The Curious Case for Cutting Entitlements
In a major role reversal, the GOP is proposing raising the debt ceiling without requiring major budget cuts. Why is the president against it?
In a Friday press conference on the debt ceiling, his third in three weeks, President Obama continued to push for a "big deal" that includes both cuts in domestic spending and tax-revenue increases. With Republican leaders refusing to make concessions on ending tax breaks for the wealthiest Americans, desiring spending cuts alone, talks had appeared hopelessly deadlocked -- until Senator Mitch McConnell (R-Ky.) put forth another option to potentially table the whole mess. McConnell's plan would authorize the president to increase the debt limit, in three separate increments, without substantial budget cuts. But the president is against that idea, too.
"During the course of these discussions with congressional leaders, what I've tried to emphasize is we have a unique opportunity to do something big," Obama said, explaining his preferred approach of raising the debt ceiling while also addressing the underlying deficit issue in a balanced way. "We have a chance to stabilize America's finances for a decade, for 15 years, or 20 years, if we're willing to seize the moment."
Obama went on to repeat the claims that he outlined a few days before in his Monday press conference: He is prepared to compromise to get this done. His proposed cuts to Medicare and Social Security would not affect current beneficiaries but would modify the programs in a way that makes them stronger for the future. Tax breaks and corporate loopholes for the wealthy are unnecessary, while ending them provides vital revenue. And if the country doesn't pay for its obligations by increasing the debt ceiling, then everybody faces a range of adverse financial consequences.
Eyes on 2012
Aside from the president's "go big" argument against McConnell's plan, it's also likely that he's wary of the political strings attached to the deal. At each of the three times that Obama would be authorized to raise the debt limit on his own, Congress would also be allowed to vote on a "resolution of disapproval" to further distance themselves from the action -- a position that might be advantageous during the 2012 election.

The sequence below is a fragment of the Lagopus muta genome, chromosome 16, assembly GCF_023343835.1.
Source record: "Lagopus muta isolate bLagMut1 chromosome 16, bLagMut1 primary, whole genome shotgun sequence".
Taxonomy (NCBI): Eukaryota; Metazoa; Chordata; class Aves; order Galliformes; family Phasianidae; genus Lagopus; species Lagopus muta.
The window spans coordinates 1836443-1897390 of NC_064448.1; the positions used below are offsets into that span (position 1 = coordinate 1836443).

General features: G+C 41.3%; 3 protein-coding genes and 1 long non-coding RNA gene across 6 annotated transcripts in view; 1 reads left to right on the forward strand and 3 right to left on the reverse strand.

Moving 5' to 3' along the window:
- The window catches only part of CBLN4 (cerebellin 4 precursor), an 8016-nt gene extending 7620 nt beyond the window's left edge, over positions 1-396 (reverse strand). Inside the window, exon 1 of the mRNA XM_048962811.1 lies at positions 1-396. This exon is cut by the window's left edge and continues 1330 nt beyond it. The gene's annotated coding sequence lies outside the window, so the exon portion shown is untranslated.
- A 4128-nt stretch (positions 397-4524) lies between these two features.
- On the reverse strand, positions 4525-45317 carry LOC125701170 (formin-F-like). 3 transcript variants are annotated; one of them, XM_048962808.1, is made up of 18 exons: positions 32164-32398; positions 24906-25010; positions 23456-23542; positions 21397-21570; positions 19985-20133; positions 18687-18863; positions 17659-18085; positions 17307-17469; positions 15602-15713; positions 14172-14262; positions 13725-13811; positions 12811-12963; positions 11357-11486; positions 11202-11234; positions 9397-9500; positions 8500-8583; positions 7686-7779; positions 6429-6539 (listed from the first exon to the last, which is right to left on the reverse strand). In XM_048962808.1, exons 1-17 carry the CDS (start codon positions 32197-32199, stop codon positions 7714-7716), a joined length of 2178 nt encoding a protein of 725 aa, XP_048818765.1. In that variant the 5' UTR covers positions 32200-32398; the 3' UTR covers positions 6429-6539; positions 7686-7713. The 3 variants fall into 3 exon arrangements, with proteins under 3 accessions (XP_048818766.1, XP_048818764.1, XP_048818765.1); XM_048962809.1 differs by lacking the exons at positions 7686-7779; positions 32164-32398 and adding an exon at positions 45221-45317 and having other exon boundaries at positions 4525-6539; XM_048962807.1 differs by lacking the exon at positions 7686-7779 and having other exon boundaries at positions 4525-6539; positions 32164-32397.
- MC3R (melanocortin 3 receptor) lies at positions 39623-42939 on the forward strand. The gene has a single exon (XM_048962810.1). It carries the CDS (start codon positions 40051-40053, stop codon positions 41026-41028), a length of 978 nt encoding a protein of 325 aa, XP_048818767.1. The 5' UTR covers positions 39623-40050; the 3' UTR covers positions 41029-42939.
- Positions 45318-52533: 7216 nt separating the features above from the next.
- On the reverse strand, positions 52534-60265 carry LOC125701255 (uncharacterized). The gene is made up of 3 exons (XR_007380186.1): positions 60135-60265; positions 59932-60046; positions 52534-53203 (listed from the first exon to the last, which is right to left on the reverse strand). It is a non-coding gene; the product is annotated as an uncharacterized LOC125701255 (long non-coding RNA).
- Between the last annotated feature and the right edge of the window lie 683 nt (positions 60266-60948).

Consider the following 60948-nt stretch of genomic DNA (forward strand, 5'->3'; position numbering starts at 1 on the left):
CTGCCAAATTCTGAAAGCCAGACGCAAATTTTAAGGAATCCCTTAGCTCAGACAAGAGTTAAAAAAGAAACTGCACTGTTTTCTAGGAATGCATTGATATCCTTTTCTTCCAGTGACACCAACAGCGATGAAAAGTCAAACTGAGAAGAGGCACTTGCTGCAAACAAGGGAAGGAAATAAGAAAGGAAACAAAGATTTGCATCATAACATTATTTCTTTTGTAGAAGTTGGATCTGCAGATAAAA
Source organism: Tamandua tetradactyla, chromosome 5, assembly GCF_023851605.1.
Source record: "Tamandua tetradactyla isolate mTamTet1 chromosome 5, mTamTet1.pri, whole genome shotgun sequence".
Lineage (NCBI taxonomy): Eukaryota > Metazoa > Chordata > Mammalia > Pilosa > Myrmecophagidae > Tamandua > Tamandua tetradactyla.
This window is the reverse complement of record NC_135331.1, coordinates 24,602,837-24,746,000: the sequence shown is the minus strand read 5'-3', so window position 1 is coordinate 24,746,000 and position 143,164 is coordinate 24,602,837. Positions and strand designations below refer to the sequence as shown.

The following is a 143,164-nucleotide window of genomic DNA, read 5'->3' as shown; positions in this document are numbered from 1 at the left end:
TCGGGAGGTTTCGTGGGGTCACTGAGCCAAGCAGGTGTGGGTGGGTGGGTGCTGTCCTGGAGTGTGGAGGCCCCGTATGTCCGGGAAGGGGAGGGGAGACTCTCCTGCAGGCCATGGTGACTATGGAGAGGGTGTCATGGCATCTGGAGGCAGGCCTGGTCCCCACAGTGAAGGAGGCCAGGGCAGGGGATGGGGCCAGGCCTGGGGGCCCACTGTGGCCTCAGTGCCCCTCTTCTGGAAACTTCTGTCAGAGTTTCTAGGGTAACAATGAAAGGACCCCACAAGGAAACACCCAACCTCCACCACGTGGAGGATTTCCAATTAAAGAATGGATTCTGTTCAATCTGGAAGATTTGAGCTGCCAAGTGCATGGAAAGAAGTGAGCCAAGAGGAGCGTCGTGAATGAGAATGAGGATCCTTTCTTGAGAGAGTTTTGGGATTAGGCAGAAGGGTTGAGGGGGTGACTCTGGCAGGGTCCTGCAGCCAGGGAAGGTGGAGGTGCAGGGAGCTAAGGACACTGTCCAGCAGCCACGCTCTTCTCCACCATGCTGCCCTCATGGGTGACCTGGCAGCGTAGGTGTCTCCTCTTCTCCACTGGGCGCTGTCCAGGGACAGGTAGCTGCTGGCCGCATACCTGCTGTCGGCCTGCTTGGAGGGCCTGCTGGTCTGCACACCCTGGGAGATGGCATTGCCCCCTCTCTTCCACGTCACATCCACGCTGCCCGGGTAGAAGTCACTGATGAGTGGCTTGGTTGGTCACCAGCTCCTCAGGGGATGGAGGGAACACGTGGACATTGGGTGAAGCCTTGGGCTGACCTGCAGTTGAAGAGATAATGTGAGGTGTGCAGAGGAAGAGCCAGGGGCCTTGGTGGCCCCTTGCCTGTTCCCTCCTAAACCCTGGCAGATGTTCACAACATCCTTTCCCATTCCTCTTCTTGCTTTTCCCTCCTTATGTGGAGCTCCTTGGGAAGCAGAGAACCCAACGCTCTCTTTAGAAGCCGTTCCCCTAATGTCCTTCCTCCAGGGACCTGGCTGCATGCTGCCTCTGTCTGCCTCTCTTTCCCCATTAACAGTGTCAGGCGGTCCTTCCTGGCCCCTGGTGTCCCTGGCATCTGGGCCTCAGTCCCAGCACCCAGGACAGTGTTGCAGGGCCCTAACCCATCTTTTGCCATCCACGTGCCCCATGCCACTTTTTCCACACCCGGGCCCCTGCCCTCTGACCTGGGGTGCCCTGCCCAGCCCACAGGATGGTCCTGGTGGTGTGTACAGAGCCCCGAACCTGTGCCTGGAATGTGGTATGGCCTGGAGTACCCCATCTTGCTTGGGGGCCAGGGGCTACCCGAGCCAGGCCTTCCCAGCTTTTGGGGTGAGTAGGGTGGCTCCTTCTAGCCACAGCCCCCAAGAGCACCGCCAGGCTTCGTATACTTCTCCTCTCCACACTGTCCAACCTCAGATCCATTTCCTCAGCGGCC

Not that the president is above playing politics himself. On Friday he suggested that if Republicans don't budge, he'll be able to use it against them come Election Day. "I think increasingly the American people are going to say to themselves, You know what, if a party or a politician is constantly taking the position, ‘My way or the highway' ... then we're going to remember at the polls. The American people aren't paying attention to the details of every aspect of this negotiation, but I think what the American people are paying attention to is who seems to be trying to get something done, and who seems to be just posturing and trying to score political points," he said.
Who Has the Advantage?
The press conference certainly afforded Obama another chance to give his view of the proceedings, but it's less clear whether his strategy of strong-arming Republicans to go big will work. With GOP leaders adamantly against tax increases, and McConnell's proposal, which would at least ward off a defaulting-on-our-loans catastrophe, they don't have much incentive to go for the president's choice.
"The Republicans think they've got the advantage here, and I think they're right," Vincent Hutchings, a professor at the University of Michigan's Center for Political Studies, told The Root. "You can't on the one hand say that the world's going to hell in a hand basket if we don't raise the debt limit, and then on the other hand say that you won't sign any efforts to address it unless we do all these other things that aren't as urgent. If missing the debt=-ceiling deadline is catastrophic, then you will do anything in order to avoid that catastrophe."
Furthermore, Hutchings doesn't understand Obama's insistence on making cuts to entitlements. "I think it is reprehensible," he said. "The shortfall in Social Security has nothing to do with the deficit, and it won't come to a head until 25 years from now. As for Medicare, didn't we just solve the cost issues with the Affordable Care Act? So why exactly are we talking about these now?"
Selling Budget Cuts to Progressives
The president explained that constant debate about the deficit not only takes too much time away from everything else that the government needs to do but is also too often used as an argument to block the government from doing anything else.
"If the only thing we're talking about over the next year, two years, five years, is debt and deficits, then it's very hard to start talking about how do we make investments in community colleges so that our kids are trained, how do we actually rebuild $2 trillion worth of crumbling infrastructure," Obama said.
"If you care about making investments in our kids and making investments in our infrastructure and making investments in basic research, then you should want our fiscal house in order so that every time we propose a new initiative, somebody doesn't just throw up their hands and say, 'Ah, more big spending, more government.' "
It's an interesting perspective, but with just two weeks left to get our fiscal house in order before the debt-ceiling deadline hits on Aug. 2 ... time is running out to fully sell the idea to Congress.
Cynthia Gordy is The Root's Washington reporter.